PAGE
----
Play Live Radio
Next Up:
Available On Air Stations
Please support the music you love with your new or renewing membership donation today! Our Fiscal Year-End Fundraising is going on now.
Arts and Culture News

Jaxx Scratch Back with 'Crazy Itch Radio'

Twelve years ago, Britain's Basement Jaxx couldn't get a record label interested in releasing the group's first EP. Fast forward to 2005, when their Singles CD sold more than 800,000 copies worldwide.

Now Felix Buxton and Simon Ratcliffe, the producers and artists behind the Jaxx sound, are back with a new CD, Crazy Itch Radio.

Once upon a time, music was made by real bands playing actual instruments and the producer was a shadowy, behind-the-scenes knob twiddler. But now that computers can re-create the sound of just about any instrument, producers are taking center stage -- and taking over the music world.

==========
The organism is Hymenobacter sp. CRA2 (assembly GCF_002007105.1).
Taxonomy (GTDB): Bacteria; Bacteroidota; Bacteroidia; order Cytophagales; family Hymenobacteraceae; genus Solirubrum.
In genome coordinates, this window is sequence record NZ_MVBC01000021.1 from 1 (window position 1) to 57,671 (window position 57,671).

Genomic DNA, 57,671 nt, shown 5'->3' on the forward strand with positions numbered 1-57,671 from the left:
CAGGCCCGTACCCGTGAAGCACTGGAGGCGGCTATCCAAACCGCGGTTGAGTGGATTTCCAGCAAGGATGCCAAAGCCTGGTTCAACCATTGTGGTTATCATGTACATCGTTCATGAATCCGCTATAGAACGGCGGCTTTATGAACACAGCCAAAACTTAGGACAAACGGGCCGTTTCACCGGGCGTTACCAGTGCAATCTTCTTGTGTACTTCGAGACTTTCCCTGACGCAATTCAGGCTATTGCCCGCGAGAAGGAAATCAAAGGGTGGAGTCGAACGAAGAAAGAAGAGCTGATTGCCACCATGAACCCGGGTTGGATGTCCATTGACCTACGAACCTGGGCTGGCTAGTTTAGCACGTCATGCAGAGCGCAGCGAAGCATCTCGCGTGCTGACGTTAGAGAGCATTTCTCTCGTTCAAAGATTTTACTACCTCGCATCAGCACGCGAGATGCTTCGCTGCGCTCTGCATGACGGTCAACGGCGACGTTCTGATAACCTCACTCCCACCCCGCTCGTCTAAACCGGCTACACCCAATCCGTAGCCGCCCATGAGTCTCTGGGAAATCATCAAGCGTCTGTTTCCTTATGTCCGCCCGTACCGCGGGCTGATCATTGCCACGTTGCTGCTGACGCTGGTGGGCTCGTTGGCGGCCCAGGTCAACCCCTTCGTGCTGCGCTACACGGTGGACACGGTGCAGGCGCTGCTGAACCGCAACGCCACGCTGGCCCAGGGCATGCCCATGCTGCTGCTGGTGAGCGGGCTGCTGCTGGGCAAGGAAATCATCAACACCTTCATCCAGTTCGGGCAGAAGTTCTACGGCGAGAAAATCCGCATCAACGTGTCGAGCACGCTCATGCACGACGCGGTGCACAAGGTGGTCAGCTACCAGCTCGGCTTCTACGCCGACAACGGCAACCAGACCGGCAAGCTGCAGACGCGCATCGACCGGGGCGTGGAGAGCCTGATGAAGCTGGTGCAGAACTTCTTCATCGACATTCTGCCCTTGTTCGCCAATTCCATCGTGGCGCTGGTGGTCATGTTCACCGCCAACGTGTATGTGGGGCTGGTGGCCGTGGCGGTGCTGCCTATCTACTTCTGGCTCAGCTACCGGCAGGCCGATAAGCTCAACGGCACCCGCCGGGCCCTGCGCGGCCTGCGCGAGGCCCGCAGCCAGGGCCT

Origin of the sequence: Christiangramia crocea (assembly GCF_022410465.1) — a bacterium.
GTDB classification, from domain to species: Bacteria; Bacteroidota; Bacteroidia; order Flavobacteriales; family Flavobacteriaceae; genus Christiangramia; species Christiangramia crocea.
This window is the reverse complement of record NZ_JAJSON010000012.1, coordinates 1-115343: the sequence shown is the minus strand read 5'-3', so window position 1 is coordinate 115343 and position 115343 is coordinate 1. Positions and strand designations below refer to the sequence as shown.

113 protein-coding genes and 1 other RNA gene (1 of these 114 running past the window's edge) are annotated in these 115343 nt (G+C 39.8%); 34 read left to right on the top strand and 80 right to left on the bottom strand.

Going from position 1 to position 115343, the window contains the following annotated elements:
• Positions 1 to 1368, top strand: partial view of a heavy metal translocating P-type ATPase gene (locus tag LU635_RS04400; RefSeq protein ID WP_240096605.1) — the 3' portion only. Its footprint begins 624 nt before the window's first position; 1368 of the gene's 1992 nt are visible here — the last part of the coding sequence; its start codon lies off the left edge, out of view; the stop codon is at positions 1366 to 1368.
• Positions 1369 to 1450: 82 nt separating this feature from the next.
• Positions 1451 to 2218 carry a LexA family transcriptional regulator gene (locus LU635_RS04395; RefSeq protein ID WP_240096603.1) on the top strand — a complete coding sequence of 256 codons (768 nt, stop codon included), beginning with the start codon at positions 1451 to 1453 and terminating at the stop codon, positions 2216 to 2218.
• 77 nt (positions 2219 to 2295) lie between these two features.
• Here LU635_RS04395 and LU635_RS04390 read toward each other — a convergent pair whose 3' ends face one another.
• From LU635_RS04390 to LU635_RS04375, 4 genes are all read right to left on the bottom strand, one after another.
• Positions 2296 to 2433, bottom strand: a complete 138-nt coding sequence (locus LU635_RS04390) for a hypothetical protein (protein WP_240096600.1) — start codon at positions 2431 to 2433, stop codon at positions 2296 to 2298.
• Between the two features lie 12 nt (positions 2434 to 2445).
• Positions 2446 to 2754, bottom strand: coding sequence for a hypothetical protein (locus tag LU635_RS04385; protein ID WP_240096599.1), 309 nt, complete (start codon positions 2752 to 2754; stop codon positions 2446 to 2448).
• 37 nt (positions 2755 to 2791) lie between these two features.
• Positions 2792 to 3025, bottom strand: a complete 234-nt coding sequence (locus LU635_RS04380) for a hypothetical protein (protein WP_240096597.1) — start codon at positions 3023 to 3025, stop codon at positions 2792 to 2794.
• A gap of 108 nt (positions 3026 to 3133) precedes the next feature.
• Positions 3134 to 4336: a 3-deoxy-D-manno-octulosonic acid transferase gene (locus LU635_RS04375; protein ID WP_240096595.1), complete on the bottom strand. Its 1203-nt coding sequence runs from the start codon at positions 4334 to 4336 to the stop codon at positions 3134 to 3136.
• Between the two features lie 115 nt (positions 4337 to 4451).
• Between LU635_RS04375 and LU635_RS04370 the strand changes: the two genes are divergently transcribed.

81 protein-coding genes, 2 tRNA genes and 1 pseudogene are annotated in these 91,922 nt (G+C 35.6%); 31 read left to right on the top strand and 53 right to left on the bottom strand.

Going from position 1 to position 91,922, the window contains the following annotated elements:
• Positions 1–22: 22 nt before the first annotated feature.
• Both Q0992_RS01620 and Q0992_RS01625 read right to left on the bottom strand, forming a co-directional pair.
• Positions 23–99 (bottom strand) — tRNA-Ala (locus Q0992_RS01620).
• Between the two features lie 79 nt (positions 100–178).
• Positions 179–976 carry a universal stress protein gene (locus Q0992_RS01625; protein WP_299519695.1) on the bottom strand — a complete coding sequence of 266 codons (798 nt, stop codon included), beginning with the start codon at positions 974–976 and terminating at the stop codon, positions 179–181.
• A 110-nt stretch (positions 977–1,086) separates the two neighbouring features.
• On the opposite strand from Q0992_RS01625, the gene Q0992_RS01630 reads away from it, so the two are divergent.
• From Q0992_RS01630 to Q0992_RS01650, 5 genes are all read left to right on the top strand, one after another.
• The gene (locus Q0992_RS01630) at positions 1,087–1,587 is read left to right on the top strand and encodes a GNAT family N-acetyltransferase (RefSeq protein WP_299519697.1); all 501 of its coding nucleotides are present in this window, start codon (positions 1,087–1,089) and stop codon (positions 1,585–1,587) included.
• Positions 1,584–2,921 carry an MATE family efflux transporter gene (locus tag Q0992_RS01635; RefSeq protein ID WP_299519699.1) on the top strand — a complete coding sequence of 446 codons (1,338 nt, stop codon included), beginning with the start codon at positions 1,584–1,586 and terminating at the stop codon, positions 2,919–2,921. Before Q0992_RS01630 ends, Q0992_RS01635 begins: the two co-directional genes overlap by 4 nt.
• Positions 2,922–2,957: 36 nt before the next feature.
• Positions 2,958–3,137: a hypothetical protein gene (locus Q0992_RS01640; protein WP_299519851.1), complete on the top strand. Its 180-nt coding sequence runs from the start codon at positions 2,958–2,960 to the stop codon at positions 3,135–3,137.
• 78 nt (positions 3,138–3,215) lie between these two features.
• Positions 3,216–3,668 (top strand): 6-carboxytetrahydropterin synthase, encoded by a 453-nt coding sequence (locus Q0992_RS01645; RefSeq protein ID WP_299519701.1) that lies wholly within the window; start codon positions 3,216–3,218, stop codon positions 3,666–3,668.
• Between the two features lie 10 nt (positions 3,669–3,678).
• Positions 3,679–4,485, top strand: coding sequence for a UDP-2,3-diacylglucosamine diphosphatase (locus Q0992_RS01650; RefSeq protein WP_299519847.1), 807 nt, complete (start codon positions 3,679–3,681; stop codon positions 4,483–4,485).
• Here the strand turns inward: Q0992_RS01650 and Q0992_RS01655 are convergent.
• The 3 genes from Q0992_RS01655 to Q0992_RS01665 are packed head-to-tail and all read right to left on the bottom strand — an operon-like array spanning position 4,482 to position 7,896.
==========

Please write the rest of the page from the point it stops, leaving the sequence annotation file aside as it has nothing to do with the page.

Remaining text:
"There's definitely a whole breed of new music," says Buxton. "In America, you've got people like Kanye West and the Neptunes, OutKast -- they're all artists in their own right, but they're also all producers."

Compared with traditional songwriting, the Basement Jaxx approach to creating music might appear to work backward. For example, on "Hush Boy," the album's first single, Buxton and Ratcliffe teamed up with vocalist Vula Malinga to create the song's melody over a basic track.

Once it was recorded, the Basement Jaxx kept only Vula's vocal and rebuilt all the music under her voice from scratch. The band says this approach allows for a tremendous amount of freedom to explore different sounds.

Copyright 2022 NPR. To see more, visit